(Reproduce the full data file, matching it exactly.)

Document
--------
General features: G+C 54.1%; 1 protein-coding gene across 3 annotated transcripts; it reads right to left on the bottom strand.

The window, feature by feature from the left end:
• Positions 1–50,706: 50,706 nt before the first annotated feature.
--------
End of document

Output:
General features: G+C 54.1%; 1 protein-coding gene across 3 annotated transcripts; it reads right to left on the bottom strand.

The window, feature by feature from the left end:
• Positions 1–50,706: 50,706 nt before the first annotated feature.